From the same press release:
"Johannesburg is a high-altitude airport. Climactic conditions during the hot summer in the Southern Hemisphere favour the operation of the larger and more powerful B747-400, which Cathay Pacific plans to deploy with the commencement of the additional flight. During the cooler winter months the airline's Airbus A340-300 is a more cost-effective option."
What CX is saying here is that the A340-300 is a more economical aircraft (which it is) but that it will not cope with the hot and high conditions with a full load in the Summer Months. I imagine on hotter days the aircraft would have a PLTOM (performance-limited takeoff mass) lower than it's MTOM (maximum [structural] takeoff mass), and this may lead to load restrictions.
On the other hand, the 747-400 has a higher capacity and therefore may also be suited to the Summer season if more passenger demand exists during those months.
But in direct response to your question the weather, particularly the temperature and pressure altitude, has a significant effect on aircraft takeoff performance, leading quite commonly to takeoff mass restrictions (the PLTOMs I mentioned earlier).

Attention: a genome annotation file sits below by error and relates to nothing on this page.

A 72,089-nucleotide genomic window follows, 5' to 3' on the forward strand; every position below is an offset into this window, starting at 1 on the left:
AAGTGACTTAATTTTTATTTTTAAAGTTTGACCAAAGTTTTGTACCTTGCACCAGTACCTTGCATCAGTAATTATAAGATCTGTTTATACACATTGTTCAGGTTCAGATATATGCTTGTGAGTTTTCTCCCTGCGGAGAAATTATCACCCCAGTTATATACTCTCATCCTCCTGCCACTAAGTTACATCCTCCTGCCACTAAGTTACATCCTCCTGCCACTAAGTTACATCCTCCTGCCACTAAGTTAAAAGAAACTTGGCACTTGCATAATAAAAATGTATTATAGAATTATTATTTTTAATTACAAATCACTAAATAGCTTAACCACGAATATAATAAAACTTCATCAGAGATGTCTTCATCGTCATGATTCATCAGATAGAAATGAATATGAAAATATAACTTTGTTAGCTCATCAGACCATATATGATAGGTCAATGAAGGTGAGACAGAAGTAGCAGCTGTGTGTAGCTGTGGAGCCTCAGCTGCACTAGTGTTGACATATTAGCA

Take the Airbus A320 out of Birmingham, UK (EGBB). On a nice cold winter day (0 degrees C) the aircraft can take off with TOGA thrust, packs off and Flaps 3 at a maximum mass of 71,500kg. Knock the temperature up to 32 degrees C (bit unrealistic for Birmingham but not some airports) and you have a new PLTOM of 69,800kg which will either reduce your range or your payload. With a much more unrealistic 40 degrees C (Phoenix, USA-style temperatures) the PLTOM reduces to 65,400kg.
If you are really not worried about range / payload then with Flaps 1 and Packs on @ 40 degrees C your PLTOM is down to 63,600kg.
I used to love the smell of Jet-A in the morning...